Do you want to know why change is so hard? It is because we avoid discomfort and pain like it is fatal. Brave men and women will run into burning buildings to protect strangers, but will flee from conflict with the ones that they love the most. I do it. You do it. We are all vulnerable to this emotional self-protection. In my therapy process there is a saying that "sometimes it feels worse before it starts to feel better." This is often a challenging thought because people come to therapy because the relationship, the depression, the anxiety has become unbearable and they are seeking change now. The first step to change is to realize that facing these unbearable circumstances is the key to freedom, joy, and reconciliation.
Victor Hugo says, “Even the darkest night will end and the sun will rise.” The imagery is that no matter the circumstances that you are facing, the situation will turn around, the pain will ease, and the conflict will subside. It is not about passively waiting around for things to change. The power is in standing tall in the dark night, facing the East, and believing that the sun will indeed rise again. The power is in the posture.
Posture is how we position ourselves emotionally, cognitively, and behaviorally. It is waiting with the eager anticipation that things will change if we can remain engaged with our feelings and needs. Instead of waiting FOR hope and joy, we anticipate that this challenge is PRODUCING hope and joy. This is a shift in our thought process from “what is wrong,” which is often paralyzing, to “what do we want,” which gives us vision. Vision produces hope, motivation, and new behaviors. For instance, do we want to start feeling connected and safe in our relationship? It is time to stop thinking about what is wrong in the relationship and envision what we want in the relationship.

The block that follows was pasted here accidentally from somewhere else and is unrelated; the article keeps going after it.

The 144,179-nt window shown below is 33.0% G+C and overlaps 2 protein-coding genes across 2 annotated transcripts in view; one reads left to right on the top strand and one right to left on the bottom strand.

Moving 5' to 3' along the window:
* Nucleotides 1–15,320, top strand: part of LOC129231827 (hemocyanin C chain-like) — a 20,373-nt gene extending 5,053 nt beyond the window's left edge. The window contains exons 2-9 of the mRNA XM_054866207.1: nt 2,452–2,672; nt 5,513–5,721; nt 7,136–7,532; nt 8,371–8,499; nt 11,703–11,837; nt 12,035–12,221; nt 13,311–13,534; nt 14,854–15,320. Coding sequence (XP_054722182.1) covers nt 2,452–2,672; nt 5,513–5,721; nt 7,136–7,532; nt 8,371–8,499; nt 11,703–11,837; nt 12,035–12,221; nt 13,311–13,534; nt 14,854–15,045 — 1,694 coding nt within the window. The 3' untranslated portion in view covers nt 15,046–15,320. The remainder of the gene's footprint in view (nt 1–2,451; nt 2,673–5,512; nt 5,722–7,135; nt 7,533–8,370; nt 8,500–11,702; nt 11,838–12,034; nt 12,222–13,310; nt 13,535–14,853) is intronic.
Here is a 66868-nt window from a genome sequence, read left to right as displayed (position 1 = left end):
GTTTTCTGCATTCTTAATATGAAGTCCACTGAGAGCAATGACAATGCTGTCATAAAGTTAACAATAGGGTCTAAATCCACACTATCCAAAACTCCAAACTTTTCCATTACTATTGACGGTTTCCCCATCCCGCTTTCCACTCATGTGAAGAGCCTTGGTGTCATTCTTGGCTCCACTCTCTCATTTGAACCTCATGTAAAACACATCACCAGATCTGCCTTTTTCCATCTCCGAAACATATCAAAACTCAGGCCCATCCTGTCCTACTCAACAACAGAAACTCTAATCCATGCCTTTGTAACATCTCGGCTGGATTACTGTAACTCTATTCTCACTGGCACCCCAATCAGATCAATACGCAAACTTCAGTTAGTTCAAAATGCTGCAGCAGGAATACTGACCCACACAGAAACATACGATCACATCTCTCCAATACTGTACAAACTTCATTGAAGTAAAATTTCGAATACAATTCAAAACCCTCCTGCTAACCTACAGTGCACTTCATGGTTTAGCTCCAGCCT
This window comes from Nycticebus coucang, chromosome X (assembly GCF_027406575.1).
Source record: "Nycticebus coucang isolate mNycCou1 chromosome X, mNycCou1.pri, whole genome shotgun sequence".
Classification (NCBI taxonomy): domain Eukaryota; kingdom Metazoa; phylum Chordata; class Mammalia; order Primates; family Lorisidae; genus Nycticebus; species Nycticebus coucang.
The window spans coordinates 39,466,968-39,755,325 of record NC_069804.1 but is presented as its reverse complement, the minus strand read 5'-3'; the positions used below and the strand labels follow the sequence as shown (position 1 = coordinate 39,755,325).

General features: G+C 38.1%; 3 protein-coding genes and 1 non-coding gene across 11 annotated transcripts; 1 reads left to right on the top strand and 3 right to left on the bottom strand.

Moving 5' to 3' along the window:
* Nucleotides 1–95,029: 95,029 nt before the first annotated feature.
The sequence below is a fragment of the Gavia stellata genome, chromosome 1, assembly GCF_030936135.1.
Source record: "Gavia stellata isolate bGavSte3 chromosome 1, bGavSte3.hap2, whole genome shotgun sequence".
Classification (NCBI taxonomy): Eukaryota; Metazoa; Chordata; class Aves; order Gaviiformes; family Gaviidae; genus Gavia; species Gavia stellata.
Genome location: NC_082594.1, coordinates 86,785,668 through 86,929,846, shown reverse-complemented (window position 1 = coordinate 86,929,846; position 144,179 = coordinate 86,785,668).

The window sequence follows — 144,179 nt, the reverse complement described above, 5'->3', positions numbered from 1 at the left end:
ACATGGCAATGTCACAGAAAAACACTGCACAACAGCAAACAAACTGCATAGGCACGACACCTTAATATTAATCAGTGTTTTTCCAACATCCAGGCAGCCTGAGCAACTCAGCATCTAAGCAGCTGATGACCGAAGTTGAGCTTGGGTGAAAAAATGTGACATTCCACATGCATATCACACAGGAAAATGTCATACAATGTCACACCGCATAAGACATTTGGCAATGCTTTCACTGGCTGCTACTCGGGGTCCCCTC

Realistically, this may look like taking the posture of vulnerability with your spouse even though you know that the response may be defensive. This may be the posture of challenging that thought of self-condemnation even though you don't really believe the truth yet. This may be the posture of speaking up and saying "ouch" even though you know that it may start a difficult conversation. It is only in our encounter with our discomfort and pain that we have the courage to take the difficult first steps to change. In fact, this is a change. Instead of avoiding the uncomfortable, we are staying emotionally engaged and ready to try out new solutions.
So, do you want to find the courage for change? Start with examining your posture in difficult circumstances. Start envisioning what you want to change and find out what a posture of change looks like for you. Enlist the support of your partner, friends, or therapist to be encouraged and stay safe. Share your vision with them. If you would like help in your journey to change, then please contact me at www.nathanaelreadmft.com or (530) 953-9363.
Nathanael Read, LMFT is a Licensed Marriage and Family Therapist, practicing in Redding, CA. He currently specializes in marriage therapy and couples counseling, working with couples in conflict or distress, and individual counseling for those affected by depression, anxiety, and trauma. His passion is to help clients DISCOVER HOPE in their lives. Contact Nathanael with questions or to set up your FREE 15 minute Consultation to learn how you may benefit from therapy today.